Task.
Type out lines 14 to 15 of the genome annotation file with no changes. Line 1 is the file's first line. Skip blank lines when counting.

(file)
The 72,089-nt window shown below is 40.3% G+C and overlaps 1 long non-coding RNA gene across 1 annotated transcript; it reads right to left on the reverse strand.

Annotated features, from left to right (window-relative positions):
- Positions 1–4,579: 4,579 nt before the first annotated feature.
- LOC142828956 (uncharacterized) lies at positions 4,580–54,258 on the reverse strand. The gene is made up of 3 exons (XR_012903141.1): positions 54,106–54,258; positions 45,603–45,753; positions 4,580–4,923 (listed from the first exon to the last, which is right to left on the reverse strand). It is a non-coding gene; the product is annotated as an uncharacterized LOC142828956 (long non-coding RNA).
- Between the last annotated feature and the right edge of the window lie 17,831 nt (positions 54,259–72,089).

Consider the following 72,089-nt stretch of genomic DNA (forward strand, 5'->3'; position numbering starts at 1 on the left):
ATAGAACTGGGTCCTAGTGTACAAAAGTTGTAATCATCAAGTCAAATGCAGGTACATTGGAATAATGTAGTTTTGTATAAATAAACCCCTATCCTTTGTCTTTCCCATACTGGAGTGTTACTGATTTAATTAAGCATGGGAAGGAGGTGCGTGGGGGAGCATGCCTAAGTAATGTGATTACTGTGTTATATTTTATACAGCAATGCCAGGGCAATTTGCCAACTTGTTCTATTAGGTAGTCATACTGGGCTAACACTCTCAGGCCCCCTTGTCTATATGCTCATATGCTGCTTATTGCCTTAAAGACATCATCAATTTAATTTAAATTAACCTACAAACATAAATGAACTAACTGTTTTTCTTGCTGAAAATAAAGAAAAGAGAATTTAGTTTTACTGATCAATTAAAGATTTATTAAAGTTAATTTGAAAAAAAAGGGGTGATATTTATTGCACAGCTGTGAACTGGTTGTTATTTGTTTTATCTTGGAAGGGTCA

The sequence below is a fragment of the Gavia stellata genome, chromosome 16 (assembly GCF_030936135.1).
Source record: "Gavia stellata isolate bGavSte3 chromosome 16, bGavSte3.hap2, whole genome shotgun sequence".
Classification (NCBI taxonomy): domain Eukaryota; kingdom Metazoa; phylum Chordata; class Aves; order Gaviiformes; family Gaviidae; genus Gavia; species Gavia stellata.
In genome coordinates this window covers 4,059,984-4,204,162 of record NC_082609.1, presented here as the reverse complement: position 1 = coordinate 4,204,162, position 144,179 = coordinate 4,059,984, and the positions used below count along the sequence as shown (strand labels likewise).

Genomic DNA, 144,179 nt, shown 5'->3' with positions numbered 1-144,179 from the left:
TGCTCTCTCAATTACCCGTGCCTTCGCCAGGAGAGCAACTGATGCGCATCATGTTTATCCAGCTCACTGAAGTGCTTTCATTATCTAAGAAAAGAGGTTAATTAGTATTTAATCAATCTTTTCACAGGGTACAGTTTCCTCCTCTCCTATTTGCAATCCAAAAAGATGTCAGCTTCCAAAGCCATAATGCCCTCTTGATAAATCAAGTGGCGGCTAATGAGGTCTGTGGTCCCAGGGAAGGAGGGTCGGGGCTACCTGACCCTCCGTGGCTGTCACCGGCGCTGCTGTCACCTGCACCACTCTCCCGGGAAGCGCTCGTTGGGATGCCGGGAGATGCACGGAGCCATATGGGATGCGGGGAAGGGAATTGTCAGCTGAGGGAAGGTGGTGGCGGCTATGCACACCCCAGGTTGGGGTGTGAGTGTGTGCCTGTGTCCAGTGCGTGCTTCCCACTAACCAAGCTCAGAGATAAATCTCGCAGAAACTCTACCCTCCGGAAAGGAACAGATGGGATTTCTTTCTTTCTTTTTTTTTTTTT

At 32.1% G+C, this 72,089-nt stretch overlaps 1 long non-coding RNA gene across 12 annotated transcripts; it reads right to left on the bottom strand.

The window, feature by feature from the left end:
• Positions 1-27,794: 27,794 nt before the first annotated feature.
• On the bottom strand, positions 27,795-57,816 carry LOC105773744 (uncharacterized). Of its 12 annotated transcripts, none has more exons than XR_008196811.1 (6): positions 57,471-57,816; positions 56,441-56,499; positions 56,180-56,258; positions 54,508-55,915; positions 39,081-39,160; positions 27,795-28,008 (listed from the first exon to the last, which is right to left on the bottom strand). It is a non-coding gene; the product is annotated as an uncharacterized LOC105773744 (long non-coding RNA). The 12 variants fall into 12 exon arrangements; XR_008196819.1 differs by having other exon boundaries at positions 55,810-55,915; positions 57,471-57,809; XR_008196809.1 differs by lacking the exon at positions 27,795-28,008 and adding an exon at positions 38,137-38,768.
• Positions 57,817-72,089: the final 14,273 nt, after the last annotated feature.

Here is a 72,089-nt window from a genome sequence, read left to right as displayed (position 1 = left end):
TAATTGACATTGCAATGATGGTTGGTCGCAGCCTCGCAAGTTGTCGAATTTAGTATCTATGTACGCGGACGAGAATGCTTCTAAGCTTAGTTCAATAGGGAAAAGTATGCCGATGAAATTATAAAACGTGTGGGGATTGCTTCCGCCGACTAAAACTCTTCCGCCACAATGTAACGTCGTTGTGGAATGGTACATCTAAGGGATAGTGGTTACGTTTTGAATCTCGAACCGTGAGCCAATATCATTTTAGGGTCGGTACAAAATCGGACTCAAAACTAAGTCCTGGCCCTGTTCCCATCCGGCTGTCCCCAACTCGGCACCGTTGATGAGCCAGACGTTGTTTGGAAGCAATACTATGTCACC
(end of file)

At 32.1% G+C, this 72,089-nt stretch overlaps 1 long non-coding RNA gene across 12 annotated transcripts; it reads right to left on the bottom strand.

The window, feature by feature from the left end: